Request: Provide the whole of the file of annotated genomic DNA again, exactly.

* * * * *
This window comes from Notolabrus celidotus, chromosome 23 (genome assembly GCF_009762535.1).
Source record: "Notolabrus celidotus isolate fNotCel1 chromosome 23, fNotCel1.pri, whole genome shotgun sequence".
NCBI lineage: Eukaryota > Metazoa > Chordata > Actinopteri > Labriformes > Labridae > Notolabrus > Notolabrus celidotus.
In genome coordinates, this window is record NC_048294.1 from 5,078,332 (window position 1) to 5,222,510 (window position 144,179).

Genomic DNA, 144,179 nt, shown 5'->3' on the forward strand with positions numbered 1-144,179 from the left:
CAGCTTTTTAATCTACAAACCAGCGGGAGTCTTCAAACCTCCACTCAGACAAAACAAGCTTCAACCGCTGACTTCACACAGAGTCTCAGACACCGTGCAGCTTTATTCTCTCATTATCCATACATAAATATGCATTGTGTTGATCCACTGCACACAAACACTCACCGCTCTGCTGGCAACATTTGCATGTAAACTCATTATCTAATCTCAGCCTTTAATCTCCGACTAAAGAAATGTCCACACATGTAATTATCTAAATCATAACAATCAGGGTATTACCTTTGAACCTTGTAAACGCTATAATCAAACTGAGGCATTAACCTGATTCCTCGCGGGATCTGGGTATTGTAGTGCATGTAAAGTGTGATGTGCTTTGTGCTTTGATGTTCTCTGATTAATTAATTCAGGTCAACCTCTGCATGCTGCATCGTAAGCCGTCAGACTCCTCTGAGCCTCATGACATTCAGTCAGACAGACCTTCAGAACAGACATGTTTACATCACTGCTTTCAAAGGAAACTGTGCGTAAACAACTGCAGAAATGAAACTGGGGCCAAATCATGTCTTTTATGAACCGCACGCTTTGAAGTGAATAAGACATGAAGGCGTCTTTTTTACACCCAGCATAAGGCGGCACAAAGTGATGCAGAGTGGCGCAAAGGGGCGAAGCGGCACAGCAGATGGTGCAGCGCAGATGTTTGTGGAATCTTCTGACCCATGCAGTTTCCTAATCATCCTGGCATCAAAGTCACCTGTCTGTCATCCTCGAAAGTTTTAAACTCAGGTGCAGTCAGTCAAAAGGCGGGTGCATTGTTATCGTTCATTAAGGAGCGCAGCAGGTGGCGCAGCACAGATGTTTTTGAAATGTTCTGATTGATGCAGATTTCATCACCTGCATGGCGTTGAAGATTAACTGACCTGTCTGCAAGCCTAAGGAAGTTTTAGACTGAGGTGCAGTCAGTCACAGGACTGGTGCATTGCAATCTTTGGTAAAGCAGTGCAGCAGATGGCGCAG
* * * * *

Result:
This window comes from Notolabrus celidotus, chromosome 23 (genome assembly GCF_009762535.1).
Source record: "Notolabrus celidotus isolate fNotCel1 chromosome 23, fNotCel1.pri, whole genome shotgun sequence".
NCBI lineage: Eukaryota > Metazoa > Chordata > Actinopteri > Labriformes > Labridae > Notolabrus > Notolabrus celidotus.
In genome coordinates, this window is record NC_048294.1 from 5,078,332 (window position 1) to 5,222,510 (window position 144,179).

Genomic DNA, 144,179 nt, shown 5'->3' on the forward strand with positions numbered 1-144,179 from the left:
CAGCTTTTTAATCTACAAACCAGCGGGAGTCTTCAAACCTCCACTCAGACAAAACAAGCTTCAACCGCTGACTTCACACAGAGTCTCAGACACCGTGCAGCTTTATTCTCTCATTATCCATACATAAATATGCATTGTGTTGATCCACTGCACACAAACACTCACCGCTCTGCTGGCAACATTTGCATGTAAACTCATTATCTAATCTCAGCCTTTAATCTCCGACTAAAGAAATGTCCACACATGTAATTATCTAAATCATAACAATCAGGGTATTACCTTTGAACCTTGTAAACGCTATAATCAAACTGAGGCATTAACCTGATTCCTCGCGGGATCTGGGTATTGTAGTGCATGTAAAGTGTGATGTGCTTTGTGCTTTGATGTTCTCTGATTAATTAATTCAGGTCAACCTCTGCATGCTGCATCGTAAGCCGTCAGACTCCTCTGAGCCTCATGACATTCAGTCAGACAGACCTTCAGAACAGACATGTTTACATCACTGCTTTCAAAGGAAACTGTGCGTAAACAACTGCAGAAATGAAACTGGGGCCAAATCATGTCTTTTATGAACCGCACGCTTTGAAGTGAATAAGACATGAAGGCGTCTTTTTTACACCCAGCATAAGGCGGCACAAAGTGATGCAGAGTGGCGCAAAGGGGCGAAGCGGCACAGCAGATGGTGCAGCGCAGATGTTTGTGGAATCTTCTGACCCATGCAGTTTCCTAATCATCCTGGCATCAAAGTCACCTGTCTGTCATCCTCGAAAGTTTTAAACTCAGGTGCAGTCAGTCAAAAGGCGGGTGCATTGTTATCGTTCATTAAGGAGCGCAGCAGGTGGCGCAGCACAGATGTTTTTGAAATGTTCTGATTGATGCAGATTTCATCACCTGCATGGCGTTGAAGATTAACTGACCTGTCTGCAAGCCTAAGGAAGTTTTAGACTGAGGTGCAGTCAGTCACAGGACTGGTGCATTGCAATCTTTGGTAAAGCAGTGCAGCAGATGGCGCAG